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Bipolar is a mental illness that deals with extreme mood swings. Bipolar used to be labeled as manic depression. There is so much more to it than that. There are 2 distinct types of Bipolar, but some say there are actually 4.
The most common types of Bipolar are simply Bipolar I and Bipolar II. Everyone is different but there are some distinct symptoms to each, although they can overlap. Bipolar is hard to diagnose and treat sometimes because moods can change in the blink of an eye.
The most common types of Bipolar and their symptoms can last weeks or months:
Bipolar I is characterized by one or more manic episodes or mixed episodes (which is when you experience symptoms of both a mania and a depression). Manic is when they have racing thoughts and are very hyper, can’t sit still, and talk really fast. They can also jump from topic to topic so fast when speaking your head will spin. There have also been reports of some patients experiencing a hyper sex drive during a manic episode.
Bipolar II disorder is diagnosed after one or more major depressive episodes and at least one episode of hypomania, with possible periods of level mood between episodes.
People who suffer from Bipolar II are more likely to suffer from depression than the mania described in Bipolar I. The depression is more than just feeling sad. The depression is an all-consuming depression that can (but not always) cause them to be in an almost zombie state.
The other types of Bipolar that are not normally discussed are:
Cyclothymia is a milder form of bipolar disorder characterized by several hypomanic episodes and less severe episodes of depression that alternate for at least two years. The severity of this illness may change over time.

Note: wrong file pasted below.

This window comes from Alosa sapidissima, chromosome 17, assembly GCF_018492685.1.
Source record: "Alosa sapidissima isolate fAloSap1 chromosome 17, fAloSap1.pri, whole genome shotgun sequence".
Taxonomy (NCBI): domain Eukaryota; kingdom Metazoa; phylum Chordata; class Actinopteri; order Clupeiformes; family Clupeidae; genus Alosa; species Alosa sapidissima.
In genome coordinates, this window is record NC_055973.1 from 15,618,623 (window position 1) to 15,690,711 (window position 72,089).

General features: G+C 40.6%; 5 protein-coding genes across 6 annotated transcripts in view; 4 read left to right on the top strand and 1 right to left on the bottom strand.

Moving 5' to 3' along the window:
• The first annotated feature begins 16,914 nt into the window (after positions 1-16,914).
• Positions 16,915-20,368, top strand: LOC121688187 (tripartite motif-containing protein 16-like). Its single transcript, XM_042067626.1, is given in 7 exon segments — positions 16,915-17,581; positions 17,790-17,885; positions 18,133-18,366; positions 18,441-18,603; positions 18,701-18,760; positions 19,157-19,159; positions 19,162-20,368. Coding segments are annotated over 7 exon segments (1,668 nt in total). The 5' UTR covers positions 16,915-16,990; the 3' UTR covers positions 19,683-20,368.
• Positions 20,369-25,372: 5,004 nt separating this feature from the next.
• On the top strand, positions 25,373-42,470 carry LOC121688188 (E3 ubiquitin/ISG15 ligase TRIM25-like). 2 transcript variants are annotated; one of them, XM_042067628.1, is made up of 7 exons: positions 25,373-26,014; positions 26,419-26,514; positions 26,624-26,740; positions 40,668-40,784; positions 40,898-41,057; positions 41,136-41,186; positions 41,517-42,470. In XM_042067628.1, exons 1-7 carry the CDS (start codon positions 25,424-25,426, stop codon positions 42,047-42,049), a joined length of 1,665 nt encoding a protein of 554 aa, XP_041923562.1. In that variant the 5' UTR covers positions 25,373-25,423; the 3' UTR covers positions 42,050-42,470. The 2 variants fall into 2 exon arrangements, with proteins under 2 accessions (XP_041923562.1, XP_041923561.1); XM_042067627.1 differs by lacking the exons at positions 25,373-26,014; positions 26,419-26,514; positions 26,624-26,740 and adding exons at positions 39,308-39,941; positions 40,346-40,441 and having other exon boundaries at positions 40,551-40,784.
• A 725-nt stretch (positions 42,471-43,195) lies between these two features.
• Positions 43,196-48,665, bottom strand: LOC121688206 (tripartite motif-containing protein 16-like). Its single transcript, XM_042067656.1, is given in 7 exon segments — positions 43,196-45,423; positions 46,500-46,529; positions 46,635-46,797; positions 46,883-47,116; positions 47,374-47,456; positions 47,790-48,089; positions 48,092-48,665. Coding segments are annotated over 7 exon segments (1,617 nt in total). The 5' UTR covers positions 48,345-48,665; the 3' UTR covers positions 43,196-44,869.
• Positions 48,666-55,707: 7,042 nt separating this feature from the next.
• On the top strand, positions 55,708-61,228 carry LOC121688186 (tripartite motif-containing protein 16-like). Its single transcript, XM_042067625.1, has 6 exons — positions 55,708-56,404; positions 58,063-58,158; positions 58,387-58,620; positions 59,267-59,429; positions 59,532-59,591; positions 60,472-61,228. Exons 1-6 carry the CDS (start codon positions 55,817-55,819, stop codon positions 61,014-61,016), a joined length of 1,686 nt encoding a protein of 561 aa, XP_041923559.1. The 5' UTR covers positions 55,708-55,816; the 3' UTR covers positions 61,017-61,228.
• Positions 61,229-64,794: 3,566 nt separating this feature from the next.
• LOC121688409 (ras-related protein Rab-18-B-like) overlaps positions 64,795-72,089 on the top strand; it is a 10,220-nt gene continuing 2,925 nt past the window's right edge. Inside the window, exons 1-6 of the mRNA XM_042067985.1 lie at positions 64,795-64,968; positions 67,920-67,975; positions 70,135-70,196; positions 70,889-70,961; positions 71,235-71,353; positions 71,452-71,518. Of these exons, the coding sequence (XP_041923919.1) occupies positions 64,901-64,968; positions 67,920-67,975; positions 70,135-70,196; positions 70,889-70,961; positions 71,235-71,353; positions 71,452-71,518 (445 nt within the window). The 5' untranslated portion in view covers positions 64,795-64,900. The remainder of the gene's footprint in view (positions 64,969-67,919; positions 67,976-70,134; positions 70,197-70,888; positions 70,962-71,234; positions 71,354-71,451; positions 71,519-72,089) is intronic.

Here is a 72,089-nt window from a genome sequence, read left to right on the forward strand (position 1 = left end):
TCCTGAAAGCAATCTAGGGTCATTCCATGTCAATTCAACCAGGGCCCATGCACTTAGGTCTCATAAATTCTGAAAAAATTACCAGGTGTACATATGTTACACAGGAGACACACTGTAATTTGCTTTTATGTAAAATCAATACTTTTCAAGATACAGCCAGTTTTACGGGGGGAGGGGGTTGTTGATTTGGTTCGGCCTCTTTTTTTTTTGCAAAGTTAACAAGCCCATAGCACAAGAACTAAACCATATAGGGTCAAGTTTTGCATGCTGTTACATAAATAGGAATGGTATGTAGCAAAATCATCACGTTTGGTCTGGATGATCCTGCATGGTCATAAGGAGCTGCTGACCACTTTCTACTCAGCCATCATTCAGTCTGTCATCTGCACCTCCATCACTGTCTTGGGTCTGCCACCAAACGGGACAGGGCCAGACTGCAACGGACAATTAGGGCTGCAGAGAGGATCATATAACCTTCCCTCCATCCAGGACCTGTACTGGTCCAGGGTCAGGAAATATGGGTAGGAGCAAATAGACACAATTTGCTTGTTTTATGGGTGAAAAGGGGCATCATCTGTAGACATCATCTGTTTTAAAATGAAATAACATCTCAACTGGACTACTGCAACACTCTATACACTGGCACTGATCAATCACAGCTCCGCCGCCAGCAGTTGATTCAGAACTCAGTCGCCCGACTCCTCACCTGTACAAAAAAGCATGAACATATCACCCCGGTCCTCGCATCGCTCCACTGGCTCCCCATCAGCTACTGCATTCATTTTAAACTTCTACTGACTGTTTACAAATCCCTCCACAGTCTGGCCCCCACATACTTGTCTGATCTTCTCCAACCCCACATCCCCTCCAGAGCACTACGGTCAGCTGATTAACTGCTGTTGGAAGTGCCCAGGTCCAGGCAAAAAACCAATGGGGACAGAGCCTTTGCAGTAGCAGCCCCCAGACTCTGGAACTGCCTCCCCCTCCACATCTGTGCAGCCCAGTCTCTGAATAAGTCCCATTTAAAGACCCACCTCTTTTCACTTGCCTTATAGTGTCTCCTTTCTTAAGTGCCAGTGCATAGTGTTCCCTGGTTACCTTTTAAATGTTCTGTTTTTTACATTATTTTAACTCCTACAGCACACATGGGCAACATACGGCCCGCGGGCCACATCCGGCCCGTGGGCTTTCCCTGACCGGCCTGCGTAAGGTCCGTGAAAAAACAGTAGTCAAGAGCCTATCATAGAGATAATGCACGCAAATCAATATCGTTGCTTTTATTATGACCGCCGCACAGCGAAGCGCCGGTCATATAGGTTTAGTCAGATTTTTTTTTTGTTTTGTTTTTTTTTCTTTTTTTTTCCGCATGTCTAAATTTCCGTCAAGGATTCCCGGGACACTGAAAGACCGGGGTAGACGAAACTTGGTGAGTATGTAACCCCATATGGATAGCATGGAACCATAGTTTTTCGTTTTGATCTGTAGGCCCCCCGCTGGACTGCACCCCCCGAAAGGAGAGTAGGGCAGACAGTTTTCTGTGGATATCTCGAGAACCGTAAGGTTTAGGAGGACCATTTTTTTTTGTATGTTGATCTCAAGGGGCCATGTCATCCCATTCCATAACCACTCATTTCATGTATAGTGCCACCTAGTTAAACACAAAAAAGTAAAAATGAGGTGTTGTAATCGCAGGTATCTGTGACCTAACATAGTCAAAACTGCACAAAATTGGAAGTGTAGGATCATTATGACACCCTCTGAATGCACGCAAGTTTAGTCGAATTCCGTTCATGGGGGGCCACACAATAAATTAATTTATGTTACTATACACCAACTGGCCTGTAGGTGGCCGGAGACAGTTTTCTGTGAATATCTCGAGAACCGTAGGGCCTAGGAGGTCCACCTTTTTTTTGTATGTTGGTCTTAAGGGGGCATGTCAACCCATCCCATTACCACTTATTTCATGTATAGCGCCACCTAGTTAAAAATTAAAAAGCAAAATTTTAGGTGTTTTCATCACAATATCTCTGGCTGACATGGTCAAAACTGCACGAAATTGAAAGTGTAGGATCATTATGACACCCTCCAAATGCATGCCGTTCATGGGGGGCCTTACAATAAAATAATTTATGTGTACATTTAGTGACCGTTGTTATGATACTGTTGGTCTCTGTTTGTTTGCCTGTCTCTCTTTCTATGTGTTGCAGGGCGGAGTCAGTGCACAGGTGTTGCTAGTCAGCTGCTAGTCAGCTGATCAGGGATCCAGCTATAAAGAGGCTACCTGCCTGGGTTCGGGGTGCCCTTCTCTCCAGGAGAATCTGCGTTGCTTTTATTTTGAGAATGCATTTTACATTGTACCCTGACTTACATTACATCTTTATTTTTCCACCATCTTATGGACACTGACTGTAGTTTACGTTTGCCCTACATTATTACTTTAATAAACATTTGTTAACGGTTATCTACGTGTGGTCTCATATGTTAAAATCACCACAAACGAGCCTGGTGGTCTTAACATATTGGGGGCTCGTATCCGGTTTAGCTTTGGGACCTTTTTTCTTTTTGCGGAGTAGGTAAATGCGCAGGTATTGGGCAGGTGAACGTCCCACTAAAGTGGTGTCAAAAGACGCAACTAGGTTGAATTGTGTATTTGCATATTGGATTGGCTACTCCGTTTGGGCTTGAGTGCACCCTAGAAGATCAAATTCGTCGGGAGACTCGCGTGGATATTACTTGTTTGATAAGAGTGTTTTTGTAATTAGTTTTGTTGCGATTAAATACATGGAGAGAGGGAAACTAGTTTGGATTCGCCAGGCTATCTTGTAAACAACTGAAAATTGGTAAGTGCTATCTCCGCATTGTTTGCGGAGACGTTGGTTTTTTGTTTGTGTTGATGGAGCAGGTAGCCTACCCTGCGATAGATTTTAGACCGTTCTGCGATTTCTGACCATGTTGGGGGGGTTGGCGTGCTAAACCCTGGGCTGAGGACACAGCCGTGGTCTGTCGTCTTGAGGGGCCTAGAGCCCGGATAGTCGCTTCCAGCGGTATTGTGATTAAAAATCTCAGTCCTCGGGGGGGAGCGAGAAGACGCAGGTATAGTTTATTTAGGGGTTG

Not Otherwise Specified (NOS)
Bipolar disorder that does not follow a particular pattern (for example, recurring hypomanic episodes without depressive symptoms, or very rapid swings between some symptoms of mania and some symptoms of depression) is called bipolar disorder Not Otherwise Specified (NOS).
Bipolar has no cure but it can be managed with proper medication and, talking to a regular therapist regularly. However, it is very common for patients to not follow through with these treatment plans. My husband suffers from Bipolar II and is depressed more often than he is manic.
It is very important for a Bipolar person to stay away from alcohol. Alcohol not only intensifies your symptoms, it also makes your medication ineffective. Many people with a mental illness will try to self-medicate with drugs and/or alcohol.
It’s extremely important for them to stay on their medication and to know what medications they are prescribed. My husband struggles with staying on his medication and he gets a false sense of security when on them, thinking he can stop and will be functional. He also has no idea what medications he’s prescribed in the first place, which is why I am in charge of his medications. I make sure he takes them, they are refilled on time etc. A great way to keep them organized is with a printable medication list. It’s great for yourself, emergencies, and to make sure that your physicians are all on the same page.
My husband will go through periods of time where he will not stay on his medication and also not follow through with his therapy. He has other medical conditions that he does not take care of during this time as well. Mental illness and being married to someone with a mental illness is not easy.
Do you know someone who suffers from a mental illness?
It's important not only for the patient to seek counseling but for their loved ones as well.